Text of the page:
In February 2022, a worker suffered serious injuries after being struck in the abdomen by a loaded captive bolt stun gun (also known as cattle gun, bolt gun, stun gun or stunner). Early investigations revealed the worker was part of a maintenance team and was cleaning the loaded captive bolt gun when it fired.
These findings are not yet confirmed, and investigations are continuing into the exact cause.
A captive bolt gun (bolt gun) is used on animals to be slaughtered. The animal is instantly rendered unconscious(without causing pain)ahead of slaughter. A bolt gun has a steel bolt that is powered by either compressed air or a blank cartridge. When it is fired, the bolt rapidly extends but is retained and then retracts. At close range, a bolt gun has the same effect on the animal as a firearm with a live bullet but may be considered safer because the extending bolt is retained when fired.
However, all bolt guns are potentially lethal. Injuries from bolt guns can be caused by the user inadvertently activating the gun into a part of the body. It is essential safety and operating procedures recommended by the manufacturer are followed and all users are properly trained in safe operation and maintenance.
Ways to manage health and safety
Taking steps to manage risks is a condition of doing business in Queensland. Effective risk management starts with a commitment to health and safety from those who manage the business. If an incident occurs, you'll need to show the regulator that you’ve used an effective risk management process. This responsibility is covered by your primary duty of care in the Work Health and Safety Act 2011 .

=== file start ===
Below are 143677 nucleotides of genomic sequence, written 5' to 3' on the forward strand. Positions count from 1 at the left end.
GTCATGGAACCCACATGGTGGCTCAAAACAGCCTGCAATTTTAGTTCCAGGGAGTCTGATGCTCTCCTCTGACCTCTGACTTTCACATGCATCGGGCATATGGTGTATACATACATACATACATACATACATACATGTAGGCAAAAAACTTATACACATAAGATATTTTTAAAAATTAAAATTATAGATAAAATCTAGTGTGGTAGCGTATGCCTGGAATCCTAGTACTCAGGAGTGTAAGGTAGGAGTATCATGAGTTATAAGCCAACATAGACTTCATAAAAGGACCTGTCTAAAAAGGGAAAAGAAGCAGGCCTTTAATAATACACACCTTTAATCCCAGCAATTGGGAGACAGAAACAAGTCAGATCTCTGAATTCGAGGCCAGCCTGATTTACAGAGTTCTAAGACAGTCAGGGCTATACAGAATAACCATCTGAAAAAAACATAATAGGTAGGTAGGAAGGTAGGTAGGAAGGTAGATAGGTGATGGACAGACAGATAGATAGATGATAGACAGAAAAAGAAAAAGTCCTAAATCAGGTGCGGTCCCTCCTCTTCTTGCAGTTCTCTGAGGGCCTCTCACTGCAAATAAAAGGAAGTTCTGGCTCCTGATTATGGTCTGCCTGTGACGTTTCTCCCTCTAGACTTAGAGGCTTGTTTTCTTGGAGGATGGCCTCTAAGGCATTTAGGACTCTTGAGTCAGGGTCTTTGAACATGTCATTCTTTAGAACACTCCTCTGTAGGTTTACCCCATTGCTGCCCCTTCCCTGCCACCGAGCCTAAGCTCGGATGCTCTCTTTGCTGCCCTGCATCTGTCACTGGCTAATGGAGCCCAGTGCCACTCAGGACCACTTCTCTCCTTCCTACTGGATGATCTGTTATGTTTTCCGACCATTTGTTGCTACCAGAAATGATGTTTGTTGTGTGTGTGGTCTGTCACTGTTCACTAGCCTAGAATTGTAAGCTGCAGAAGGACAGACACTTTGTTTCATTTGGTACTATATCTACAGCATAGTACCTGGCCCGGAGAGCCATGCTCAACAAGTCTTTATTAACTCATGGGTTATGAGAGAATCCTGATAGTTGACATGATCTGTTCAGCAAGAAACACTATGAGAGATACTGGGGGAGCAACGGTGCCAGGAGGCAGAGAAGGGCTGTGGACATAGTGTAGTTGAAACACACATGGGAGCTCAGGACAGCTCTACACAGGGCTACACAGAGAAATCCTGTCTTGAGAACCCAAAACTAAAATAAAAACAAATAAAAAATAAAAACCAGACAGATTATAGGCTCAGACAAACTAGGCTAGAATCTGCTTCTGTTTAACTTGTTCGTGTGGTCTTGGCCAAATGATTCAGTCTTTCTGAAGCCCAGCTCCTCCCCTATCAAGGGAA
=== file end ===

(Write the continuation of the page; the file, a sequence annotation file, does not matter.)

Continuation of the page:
Use the hierarchy of controls to help decide how to eliminate and reduce risks in your place of work. The hierarchy of controls ranks types of control methods from the highest level of protection and reliability to the lowest. It’s a step-by-step approach to eliminating or reducing risks. You must work through the hierarchy of controls when managing risks, with the aim of eliminating the hazard, which is the most effective control.
Possible control measures to prevent similar incidents
All safety procedures recommended by the manufacturer need to be followed, and all workers who operate and/or maintain mechanical stunning equipment (such as bolt guns) must be properly trained. Equipment must be regularly checked. The following procedures should be followed:
- when handling bolt gun equipment, during and on completion of loading, the muzzle must at all times be pointed away from any part of the operator’s, or any other person’s, body
- refer to manufacturer’s instruction sheet for the correct loading procedure and correct cartridge. Avoid repeated use of too heavy a cartridge, or air shots, which can result in the bolt shearing and flying free of the bolt gun
- bolt guns should always be handled as if they are loaded
- once the bolt gun has been loaded, ensure the mechanism is in the ‘safe’ position until an animal is ready to be stunned